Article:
Regional launch and implementation (Nov 2014-Nov 2015): CVC water managers return to sites for field based community engagement campaigns and ARA negotiations; community engagement activities (school, municipal, community parades and work days) and materials/products; monitoring activities and site-based mentoring visits.
Training Phase III (Nov-Dec 2015): CVC water managers attend final university-level training: post-implementation surveys and research analysis/results; long-term monitoring plan.
Final wrap-up (Jan-Feb 2016): Rare staff and CVC counterparts carry out project assessment and final evaluation.
Colombia's cloud forest ecosystems contain extraordinary biodiversity, including some of the world's rarest and most endangered species. They also supply irrigation and drinking water to millions of people. Yet increasing pressure on these ecosystems for cattle ranching and agricultural expansion threatens sustainable land use and clean water supply. Land transformation increases run-off, sedimentation, and contaminates and disrupts downstream water flows to downstream users and promotes, droughts and floods. Without economically-viable incentives to support sustainable land use practices, these critical ecosystems will continue to suffer habitat degradation and species loss.
Rare has been implementing in other locations a proven model for behavior change where social marketing mobilizes community support and adoption of Reciprocal Water Agreements (ARAs).
ARAs offer a viable and scalable approach to safeguarding Andean cloud forests, protecting delicate and globally-unique ecosystems and preserving clean fresh water for thousands of people downstream. Over the past four years, Rare and local partners have facilitated 20 ARA projects throughout the Andes. Under ARAs, land owners, water users and local authorities within a watershed work together on a simple, locally-negotiated and owned solution to conserve forests and other ecosystems which regulate water provision in key watersheds. This enables upstream land users to sustainably manage their cloud-forest terrain and deliver a quantifiable improvement in the clean water supply. A permanent, locally-established financial mechanism ensures financial resources from different sources, especially water users, to secure watershed protection investment in the long term. ARAs also mobilizes a network of municipal authorities and community constituencies who actively participate in the delivery of a continued flow of benefits.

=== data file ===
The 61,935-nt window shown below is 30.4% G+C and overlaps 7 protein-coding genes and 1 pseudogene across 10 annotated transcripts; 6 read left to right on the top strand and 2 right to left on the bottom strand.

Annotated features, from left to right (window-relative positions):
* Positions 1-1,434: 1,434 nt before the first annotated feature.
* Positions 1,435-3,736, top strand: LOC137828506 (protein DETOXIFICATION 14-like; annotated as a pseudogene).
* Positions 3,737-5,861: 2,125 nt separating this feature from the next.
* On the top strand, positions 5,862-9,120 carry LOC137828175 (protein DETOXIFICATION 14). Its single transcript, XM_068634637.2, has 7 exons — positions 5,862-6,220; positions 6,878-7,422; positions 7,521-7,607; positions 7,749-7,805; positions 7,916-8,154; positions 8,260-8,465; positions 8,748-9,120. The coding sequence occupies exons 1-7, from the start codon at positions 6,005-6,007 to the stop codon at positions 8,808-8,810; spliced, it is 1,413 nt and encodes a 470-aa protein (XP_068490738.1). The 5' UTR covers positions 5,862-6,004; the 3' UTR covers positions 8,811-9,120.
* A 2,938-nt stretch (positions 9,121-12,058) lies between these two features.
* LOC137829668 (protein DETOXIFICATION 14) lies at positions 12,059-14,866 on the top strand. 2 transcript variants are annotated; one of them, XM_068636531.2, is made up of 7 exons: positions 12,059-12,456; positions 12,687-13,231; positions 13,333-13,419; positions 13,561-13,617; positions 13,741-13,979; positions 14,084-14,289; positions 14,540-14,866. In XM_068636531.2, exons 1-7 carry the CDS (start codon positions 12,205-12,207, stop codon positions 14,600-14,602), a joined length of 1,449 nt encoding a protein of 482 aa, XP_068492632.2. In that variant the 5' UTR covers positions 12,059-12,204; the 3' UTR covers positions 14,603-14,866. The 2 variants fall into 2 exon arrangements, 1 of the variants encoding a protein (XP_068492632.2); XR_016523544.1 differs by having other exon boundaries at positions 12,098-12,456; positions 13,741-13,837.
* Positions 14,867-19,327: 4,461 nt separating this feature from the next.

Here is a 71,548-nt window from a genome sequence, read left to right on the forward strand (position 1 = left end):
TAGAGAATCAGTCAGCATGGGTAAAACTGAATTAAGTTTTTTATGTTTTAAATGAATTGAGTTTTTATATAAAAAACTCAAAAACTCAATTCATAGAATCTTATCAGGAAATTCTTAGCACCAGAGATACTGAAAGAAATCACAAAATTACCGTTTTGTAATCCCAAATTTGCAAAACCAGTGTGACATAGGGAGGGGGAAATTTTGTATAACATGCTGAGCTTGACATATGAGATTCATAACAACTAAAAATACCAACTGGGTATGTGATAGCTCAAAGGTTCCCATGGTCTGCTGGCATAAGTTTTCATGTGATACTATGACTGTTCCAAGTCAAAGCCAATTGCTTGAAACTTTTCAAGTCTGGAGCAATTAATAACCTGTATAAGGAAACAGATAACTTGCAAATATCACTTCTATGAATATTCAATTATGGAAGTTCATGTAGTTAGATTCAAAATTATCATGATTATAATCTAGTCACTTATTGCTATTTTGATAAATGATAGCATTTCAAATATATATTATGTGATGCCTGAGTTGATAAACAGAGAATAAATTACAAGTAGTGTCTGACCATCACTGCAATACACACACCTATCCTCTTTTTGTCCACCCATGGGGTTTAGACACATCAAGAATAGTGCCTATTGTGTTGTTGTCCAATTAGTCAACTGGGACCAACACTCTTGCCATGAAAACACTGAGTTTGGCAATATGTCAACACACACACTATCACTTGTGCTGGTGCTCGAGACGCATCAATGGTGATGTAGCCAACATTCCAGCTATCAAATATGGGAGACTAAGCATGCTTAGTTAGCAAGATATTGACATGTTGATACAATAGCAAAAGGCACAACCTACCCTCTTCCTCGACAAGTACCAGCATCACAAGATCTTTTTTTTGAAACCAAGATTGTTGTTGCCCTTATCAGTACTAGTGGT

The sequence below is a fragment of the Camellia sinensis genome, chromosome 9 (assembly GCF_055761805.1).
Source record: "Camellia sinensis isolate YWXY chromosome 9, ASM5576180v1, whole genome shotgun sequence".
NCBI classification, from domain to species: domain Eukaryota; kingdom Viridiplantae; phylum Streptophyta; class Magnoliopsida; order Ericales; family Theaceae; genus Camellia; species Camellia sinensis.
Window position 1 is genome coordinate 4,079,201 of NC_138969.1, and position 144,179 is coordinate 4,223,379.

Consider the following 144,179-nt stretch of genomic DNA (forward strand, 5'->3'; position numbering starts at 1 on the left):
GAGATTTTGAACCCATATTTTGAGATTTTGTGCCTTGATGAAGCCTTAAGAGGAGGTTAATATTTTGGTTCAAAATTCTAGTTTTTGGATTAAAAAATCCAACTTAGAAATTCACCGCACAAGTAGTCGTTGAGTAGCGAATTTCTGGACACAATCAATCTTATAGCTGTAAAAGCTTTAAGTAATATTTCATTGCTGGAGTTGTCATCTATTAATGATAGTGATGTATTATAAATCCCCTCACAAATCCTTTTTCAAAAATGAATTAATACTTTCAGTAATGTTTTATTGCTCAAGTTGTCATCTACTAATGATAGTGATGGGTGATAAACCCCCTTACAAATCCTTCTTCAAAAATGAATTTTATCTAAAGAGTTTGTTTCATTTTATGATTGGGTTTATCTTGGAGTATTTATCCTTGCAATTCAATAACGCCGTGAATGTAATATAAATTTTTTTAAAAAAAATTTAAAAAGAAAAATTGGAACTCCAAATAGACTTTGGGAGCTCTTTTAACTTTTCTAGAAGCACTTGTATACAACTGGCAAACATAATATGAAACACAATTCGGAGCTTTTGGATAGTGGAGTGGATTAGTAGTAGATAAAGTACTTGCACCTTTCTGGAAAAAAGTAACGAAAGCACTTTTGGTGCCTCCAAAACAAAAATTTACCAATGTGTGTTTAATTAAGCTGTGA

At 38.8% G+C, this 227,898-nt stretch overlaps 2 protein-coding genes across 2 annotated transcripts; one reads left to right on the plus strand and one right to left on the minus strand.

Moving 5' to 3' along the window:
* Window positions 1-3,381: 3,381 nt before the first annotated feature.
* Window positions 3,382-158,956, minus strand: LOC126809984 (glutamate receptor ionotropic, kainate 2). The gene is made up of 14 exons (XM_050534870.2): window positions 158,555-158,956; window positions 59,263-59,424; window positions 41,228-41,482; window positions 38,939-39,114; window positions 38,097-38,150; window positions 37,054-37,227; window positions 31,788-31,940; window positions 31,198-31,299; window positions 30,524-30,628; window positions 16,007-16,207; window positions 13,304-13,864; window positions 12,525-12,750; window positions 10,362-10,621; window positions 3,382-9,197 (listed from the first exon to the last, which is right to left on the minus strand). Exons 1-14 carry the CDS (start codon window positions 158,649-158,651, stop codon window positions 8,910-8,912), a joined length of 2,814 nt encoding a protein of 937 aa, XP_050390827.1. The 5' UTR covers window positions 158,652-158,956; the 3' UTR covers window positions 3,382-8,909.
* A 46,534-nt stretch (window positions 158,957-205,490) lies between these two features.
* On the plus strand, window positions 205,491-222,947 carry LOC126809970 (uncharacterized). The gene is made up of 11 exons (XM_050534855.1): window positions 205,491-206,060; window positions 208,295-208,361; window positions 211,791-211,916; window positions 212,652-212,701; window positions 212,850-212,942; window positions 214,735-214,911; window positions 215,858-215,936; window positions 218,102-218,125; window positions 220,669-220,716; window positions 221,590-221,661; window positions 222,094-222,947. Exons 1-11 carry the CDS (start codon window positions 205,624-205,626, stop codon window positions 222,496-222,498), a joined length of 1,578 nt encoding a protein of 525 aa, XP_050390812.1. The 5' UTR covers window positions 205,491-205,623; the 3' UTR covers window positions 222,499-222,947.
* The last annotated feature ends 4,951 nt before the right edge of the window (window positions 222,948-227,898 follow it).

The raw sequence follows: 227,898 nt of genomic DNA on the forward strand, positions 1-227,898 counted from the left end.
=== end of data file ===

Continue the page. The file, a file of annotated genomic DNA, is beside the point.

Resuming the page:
Rare is currently seeking financial resources to support its program in Colombia.
Rare offers an opportunity for local partners to learn proven social marketing techniques and reciprocal water agreement negotiation skills to improve community-based watershed management if they apply to our program during our partner recruitment process. If other water utilities within Colombia or other countries are interested in the model, Rare is open to jointly assessing how to implement the program and jointly raise the necessary resources with new partners in new geographies.